In regard to Islam it’s more like 1600 than 1850. Instead of politely debating the subject the Islamists will kill you. Which puts a damper on the whole exercise. Might have been a good strategy if so many hadn’t been allowed to immigrate, I guess.

  • Tomsmith

    A certain kind of libertarian doesn’t like SM because he is passionate, doesn’t avoid awkward subjects, does feel rather than treat everything as an intellectual game. Liking SM is in poor taste I guess for these people. Who knew?

  • Erik

    We have all met aces at maths who are dunces at languages and vice versa to give just one example.

    No, I haven’t, to give a counterexample.

  • Alisa

    I am not a libertarian, but I actually do value thinking over feeling. I hope Tomsmith is not going to belt me for this…

  • David Moore

    Alisa,

    Molyneux has always given me the creeps, like a male yoga teacher gives me the creeps. A bit too self-help and cult’sh.

  • Johnathan Pearce

    This guy has done a comprehensive demolition job on Molyneux. I find the situation kind of sad; he seemed initially quite a good man, but he had a sort of cultishness about him, and then he got into litigation with people about his urging people to cut off all links with their parents (“de-fooing”) and has taken a turn towards the extreme right. He goes way, way beyond Charles Murray’s analysis of IQ, to something even worse.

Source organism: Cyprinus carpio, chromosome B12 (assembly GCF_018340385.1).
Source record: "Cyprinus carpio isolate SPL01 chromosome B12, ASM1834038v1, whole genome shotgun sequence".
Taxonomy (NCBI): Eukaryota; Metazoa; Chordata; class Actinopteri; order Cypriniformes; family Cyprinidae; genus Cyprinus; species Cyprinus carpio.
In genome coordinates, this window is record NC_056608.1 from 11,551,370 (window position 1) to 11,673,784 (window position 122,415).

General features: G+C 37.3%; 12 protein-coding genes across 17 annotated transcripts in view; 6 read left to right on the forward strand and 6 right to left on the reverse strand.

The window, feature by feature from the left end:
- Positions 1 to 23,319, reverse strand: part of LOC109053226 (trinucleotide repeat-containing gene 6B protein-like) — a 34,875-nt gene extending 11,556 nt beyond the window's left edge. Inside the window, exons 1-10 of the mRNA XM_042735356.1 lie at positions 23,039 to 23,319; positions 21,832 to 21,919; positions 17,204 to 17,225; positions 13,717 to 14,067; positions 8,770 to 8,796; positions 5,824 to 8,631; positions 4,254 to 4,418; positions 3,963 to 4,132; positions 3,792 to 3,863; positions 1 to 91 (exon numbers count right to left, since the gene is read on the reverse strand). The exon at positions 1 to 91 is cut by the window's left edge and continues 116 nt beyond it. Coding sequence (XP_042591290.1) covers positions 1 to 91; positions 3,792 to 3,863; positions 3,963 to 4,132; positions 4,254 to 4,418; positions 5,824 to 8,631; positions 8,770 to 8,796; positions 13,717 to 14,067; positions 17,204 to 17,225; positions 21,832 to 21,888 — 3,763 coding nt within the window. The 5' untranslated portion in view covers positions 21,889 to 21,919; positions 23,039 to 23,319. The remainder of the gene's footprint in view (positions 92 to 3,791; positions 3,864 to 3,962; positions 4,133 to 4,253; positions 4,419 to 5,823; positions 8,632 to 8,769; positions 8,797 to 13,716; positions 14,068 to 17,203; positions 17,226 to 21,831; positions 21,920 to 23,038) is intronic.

Of course, that does not mean that SM’s views on certain matters are not always questionable, but it may be that some on this blog haven’t come across him before, aren’t aware of the issues surrounding this man, and his most recent postitioning. I take the view that he is a bit of a charlatan.

    In any event, regardless of IQ distributions among the Muslim population in the UK, the fact is that murderers don’t have to be geniuses; they have to be determined.

  • Alisa

    Same here, David – and it is not necessarily his opinions, either way. Oh well.

    Re yoga teachers, they all give me the creeps, male and female (although male ones more so). That was one reason that I went on to practice alone at home 🙂

  • bobby b

    “Tomsmith
    May 26, 2017 at 6:31 am

    “A certain kind of libertarian doesn’t like SM because he is passionate . . . “

    Others of us, who spent years practicing law in the family courts, don’t like him because he pushes a genre of men’s rights bullshit that relies on his followers’ complete ignorance of the bases for many long-held legal values regarding the welfare of kids.

    I can take passionate. I love passionate. I can’t take serial liars who manipulate people in already horrid circumstances into self-destructive, or, worse, child-destructive ways of thinking just so he can make a buck or ten.

    I was actually glad when he switched his focus to DEFOOing. At least then he was just hurting adults. He’s The Right Reverend Moon, without the charm or the volume control.

  • Mr Black